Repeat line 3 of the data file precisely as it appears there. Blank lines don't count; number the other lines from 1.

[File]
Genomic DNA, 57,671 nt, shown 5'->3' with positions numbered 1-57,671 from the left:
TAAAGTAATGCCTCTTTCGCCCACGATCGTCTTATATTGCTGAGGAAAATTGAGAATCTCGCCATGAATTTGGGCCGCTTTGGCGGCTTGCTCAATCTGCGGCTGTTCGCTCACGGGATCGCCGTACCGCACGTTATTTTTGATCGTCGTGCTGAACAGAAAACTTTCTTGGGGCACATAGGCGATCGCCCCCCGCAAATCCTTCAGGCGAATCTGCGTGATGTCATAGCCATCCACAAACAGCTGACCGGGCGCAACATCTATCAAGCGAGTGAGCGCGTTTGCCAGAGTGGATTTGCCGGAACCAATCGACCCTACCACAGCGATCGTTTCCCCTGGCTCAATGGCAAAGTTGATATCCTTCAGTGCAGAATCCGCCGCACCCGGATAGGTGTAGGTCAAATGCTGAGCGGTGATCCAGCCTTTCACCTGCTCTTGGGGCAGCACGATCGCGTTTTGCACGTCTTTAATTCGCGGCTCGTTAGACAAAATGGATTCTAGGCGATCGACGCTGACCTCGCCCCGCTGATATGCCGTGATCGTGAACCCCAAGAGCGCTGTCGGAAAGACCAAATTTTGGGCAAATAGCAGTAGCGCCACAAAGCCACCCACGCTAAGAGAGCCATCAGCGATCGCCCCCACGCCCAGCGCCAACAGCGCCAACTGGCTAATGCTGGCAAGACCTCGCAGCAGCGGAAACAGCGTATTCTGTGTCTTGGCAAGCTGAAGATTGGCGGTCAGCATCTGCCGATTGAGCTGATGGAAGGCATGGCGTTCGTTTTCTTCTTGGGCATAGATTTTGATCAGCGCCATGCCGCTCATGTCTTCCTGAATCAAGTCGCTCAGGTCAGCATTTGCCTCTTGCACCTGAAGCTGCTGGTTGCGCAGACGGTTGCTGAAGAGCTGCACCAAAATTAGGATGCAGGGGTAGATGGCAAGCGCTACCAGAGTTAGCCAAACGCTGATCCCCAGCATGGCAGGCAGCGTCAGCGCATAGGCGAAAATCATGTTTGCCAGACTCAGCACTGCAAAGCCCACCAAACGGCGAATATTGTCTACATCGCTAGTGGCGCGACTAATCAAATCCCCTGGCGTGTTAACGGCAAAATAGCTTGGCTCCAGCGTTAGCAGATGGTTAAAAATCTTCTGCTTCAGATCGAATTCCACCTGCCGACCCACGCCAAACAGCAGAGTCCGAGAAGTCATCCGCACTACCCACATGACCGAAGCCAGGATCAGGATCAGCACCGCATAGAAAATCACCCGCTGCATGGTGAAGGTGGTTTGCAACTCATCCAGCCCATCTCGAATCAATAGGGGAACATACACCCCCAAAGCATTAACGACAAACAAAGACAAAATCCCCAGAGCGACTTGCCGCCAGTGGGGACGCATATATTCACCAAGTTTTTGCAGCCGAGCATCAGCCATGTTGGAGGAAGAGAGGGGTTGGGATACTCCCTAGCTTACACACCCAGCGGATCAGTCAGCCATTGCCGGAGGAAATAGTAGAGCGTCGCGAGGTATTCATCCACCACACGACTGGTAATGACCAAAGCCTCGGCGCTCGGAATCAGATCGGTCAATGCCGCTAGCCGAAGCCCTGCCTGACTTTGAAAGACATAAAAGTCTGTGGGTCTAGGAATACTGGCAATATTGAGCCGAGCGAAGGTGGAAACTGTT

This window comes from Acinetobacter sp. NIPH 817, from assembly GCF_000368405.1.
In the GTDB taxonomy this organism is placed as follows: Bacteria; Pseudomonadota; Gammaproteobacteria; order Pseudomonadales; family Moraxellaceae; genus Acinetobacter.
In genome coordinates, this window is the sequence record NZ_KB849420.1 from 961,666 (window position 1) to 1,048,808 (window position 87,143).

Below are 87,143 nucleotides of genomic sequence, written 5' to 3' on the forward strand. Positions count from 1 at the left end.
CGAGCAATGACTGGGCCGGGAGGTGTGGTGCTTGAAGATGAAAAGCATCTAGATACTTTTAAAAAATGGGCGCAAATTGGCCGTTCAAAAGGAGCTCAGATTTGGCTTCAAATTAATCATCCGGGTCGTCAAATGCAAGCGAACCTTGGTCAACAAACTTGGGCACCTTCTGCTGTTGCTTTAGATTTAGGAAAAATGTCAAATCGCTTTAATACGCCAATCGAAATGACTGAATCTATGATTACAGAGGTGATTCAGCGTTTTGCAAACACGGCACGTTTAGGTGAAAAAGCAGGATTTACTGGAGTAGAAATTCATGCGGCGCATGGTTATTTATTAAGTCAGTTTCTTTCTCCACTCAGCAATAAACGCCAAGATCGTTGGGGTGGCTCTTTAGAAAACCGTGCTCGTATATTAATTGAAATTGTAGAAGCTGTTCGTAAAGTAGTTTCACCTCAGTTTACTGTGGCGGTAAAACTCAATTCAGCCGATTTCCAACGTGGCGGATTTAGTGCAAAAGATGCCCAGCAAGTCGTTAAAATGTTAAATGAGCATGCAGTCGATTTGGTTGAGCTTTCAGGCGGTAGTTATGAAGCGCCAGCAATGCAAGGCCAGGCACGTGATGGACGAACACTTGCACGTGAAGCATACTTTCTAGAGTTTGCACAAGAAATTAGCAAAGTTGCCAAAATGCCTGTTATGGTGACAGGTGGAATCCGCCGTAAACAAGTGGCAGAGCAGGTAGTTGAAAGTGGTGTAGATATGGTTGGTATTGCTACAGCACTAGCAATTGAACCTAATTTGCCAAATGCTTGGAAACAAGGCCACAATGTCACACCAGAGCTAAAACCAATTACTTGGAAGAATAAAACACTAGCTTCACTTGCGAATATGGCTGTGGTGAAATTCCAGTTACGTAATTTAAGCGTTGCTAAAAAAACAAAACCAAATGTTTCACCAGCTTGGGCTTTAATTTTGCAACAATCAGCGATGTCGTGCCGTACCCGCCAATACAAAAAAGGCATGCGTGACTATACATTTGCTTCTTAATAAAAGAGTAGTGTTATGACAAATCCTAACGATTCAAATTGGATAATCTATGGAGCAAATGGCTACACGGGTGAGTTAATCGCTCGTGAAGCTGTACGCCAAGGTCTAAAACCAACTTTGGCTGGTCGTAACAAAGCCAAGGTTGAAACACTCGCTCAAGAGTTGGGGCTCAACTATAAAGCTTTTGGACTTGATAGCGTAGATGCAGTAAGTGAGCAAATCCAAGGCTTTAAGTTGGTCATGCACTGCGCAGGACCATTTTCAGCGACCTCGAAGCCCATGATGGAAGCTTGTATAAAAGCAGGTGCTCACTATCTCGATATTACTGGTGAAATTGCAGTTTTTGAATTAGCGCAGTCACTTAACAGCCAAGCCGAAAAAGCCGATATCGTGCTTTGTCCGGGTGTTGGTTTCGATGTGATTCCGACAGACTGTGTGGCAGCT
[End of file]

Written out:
This window comes from Acinetobacter sp. NIPH 817, from assembly GCF_000368405.1.